There are many roles and organizations where having a cool or graphic or more creative resume makes sense. In that case, save it as a pdf. Most MS Word versions offer this as an option when you save a file.
A pdf is great because it will always look the way it did on your screen no matter who opens it.
There are couple of other file types to keep in mind. If you are dumping your resume into a company website, you will likely be asked for a “text” version. This is where all your special characters (like bullets) will get ugly. It makes sense to make a special text version and save it so you have it ready.
And there is nothing wrong with having a good old MS Word version. It is easy to change on the fly when someone asks for it and you need a quick update.
Now that your resume has the basic elements (background, education and experience), you can have some freedom to decide what else you want to include.
If you participate in a sport or extracurricular activity, you can definitely include it on the second or final page of your resume. These help to demonstrate the type of person you are and the things you care about. For example, you might finished marathons or triathlons or coached a little league baseball team. Each of them illustrates your character and your ability to set aside time to invest in these pursuits.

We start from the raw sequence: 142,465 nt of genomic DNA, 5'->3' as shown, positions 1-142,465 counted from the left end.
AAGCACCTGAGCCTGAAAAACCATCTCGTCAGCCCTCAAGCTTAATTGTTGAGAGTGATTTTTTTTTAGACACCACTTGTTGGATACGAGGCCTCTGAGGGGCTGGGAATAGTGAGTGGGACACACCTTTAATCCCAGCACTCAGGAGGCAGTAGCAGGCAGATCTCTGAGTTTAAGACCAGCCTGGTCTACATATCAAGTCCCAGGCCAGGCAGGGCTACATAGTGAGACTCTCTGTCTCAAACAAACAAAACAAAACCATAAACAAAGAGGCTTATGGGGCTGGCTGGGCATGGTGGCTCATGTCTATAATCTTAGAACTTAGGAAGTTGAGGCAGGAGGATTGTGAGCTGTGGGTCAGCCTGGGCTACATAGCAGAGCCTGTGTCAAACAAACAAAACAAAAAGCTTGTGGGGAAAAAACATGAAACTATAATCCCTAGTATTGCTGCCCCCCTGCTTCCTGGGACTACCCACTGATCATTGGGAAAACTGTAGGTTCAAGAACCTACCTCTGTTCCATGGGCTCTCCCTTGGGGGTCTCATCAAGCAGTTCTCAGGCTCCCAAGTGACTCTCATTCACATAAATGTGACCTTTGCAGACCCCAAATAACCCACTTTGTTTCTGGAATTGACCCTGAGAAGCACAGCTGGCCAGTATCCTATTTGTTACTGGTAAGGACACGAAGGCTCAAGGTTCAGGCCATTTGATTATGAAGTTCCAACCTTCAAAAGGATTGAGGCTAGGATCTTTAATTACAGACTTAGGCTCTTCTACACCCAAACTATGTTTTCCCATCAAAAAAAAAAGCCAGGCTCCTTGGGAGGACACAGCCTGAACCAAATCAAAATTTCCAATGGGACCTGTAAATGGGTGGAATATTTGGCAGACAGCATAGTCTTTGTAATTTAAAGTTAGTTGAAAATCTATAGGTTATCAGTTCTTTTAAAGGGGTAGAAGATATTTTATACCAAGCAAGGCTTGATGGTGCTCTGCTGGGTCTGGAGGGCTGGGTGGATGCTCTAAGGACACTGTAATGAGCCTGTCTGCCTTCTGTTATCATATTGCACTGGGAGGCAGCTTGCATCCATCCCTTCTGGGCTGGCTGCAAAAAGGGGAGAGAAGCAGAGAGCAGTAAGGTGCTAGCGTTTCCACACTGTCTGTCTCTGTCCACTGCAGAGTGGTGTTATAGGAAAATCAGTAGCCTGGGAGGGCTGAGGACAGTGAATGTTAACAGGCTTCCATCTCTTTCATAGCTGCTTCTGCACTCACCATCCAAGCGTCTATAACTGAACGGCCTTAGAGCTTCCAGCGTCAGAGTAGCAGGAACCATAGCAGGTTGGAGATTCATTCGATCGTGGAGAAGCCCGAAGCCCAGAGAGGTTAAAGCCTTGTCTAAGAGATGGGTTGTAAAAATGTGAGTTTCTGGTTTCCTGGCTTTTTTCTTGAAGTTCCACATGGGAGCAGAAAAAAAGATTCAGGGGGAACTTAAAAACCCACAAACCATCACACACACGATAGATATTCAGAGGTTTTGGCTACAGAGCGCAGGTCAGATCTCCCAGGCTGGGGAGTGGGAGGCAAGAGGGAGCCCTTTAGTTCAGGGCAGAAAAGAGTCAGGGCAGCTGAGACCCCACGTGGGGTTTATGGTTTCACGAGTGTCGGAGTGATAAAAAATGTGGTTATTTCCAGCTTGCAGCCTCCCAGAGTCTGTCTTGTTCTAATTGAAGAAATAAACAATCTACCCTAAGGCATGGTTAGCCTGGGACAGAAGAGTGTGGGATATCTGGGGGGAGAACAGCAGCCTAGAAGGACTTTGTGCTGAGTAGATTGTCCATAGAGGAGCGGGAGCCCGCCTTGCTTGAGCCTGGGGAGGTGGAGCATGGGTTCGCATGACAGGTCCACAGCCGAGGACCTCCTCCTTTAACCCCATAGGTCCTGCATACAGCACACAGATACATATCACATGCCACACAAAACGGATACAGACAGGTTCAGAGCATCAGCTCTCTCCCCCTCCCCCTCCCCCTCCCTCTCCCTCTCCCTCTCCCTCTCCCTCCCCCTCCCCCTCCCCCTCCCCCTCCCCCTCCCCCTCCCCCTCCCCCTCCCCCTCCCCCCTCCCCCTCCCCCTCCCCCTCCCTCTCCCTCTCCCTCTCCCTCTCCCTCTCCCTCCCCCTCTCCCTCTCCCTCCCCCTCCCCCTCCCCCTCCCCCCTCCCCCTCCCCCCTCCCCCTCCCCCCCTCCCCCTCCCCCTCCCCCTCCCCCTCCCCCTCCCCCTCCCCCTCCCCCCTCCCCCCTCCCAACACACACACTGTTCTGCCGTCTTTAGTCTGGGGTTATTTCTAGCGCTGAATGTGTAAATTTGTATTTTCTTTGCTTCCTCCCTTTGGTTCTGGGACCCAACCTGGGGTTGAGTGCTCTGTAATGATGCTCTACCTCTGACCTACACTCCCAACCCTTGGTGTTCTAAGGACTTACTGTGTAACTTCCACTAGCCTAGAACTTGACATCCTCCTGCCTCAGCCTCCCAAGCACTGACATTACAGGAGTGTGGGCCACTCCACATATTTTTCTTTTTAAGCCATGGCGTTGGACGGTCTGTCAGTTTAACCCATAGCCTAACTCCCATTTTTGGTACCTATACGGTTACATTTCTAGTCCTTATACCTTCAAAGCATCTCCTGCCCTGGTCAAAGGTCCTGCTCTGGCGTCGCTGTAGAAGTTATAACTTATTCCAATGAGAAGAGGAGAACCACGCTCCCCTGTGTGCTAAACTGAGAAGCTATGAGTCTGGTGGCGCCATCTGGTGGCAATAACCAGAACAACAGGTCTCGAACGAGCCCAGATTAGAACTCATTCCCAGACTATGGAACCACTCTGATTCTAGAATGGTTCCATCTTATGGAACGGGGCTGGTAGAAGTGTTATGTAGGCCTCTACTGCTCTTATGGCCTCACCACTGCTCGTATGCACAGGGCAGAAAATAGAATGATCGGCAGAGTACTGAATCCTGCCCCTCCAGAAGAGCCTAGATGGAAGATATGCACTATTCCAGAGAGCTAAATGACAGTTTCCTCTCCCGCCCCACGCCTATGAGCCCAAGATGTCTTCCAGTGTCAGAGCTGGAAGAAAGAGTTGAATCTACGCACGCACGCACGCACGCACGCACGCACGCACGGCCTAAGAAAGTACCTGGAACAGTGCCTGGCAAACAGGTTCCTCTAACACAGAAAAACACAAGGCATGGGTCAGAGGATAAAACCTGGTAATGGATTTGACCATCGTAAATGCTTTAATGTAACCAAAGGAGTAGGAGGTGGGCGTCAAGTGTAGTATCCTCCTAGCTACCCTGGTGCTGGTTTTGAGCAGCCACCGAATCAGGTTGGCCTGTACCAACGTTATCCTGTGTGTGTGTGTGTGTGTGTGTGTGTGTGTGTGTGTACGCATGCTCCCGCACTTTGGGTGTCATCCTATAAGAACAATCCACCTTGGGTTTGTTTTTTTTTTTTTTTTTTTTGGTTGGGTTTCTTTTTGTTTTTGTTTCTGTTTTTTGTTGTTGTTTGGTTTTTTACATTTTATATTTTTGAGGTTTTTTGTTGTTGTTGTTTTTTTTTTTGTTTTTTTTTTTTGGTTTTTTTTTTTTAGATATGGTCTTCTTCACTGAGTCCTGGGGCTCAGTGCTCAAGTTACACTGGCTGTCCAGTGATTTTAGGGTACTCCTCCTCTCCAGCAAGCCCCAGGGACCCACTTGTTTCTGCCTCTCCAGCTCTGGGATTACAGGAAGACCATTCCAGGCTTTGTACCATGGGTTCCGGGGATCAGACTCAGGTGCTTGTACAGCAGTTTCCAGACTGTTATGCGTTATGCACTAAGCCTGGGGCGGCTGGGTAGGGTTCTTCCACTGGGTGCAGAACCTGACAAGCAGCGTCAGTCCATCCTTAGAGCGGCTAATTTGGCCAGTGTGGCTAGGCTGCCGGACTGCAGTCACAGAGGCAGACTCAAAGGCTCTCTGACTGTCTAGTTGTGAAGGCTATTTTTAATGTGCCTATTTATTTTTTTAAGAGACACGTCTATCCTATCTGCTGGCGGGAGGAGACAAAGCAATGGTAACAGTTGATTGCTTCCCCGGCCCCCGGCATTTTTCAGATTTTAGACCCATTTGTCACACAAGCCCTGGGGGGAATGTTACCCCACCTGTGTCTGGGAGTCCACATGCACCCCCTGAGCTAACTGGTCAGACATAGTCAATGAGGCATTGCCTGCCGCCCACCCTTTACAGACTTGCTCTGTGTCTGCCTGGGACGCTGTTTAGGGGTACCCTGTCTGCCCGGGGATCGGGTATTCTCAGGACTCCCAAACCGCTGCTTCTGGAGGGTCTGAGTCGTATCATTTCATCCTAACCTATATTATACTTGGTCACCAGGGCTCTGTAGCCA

I wanted to include French cooking and ironing but, just because I spend time doing the task does not warrant valuable space on my resume.
Community and Volunteering
These activities are also good demonstrations of your values – especially if they happen to align with a hiring manager. The only caveat is to make sure that the information is real, recent and referable.
Running the stairs of the CN Tower is one thing. Helping to organize your company team to sign up, train, raise money and then participate, that’s the real value. That’s what will get recognized.
The experience should be recent. If you sat on the PTA when your child was in elementary school and that same child just graduated with a PhD , that does not count. If you don’t have something recent, leave it out.
You will be hard pressed to use a volunteer colleague as a reference but you never know who they know. It’s a small world. If you are going to put a role, paid or otherwise, on your resume, you better be prepared for someone to ask direct questions about it.
That covers most of the content. Next week, we will look at fonts, formats and graphics.
Resumes are as individual as people. Even when you use a Microsoft template, your document will still be different from other people’s documents.
Should you have an objective or not? There people on both side of the fence. It can be helpful to the reader if you lay out a clear objective.
Looking for long term role in a fast-paced customer service team.
You can also have more of a summary statement. The would be one or two lines that summarize what you bring to the table.
Senior Finance Leader with Expertise in Mergers, Acquisitions and Integrations.
This is one of the parts that can change depending on who will be reading it. If you are looking to do something different, you might want to work that into a statement about your next career objective.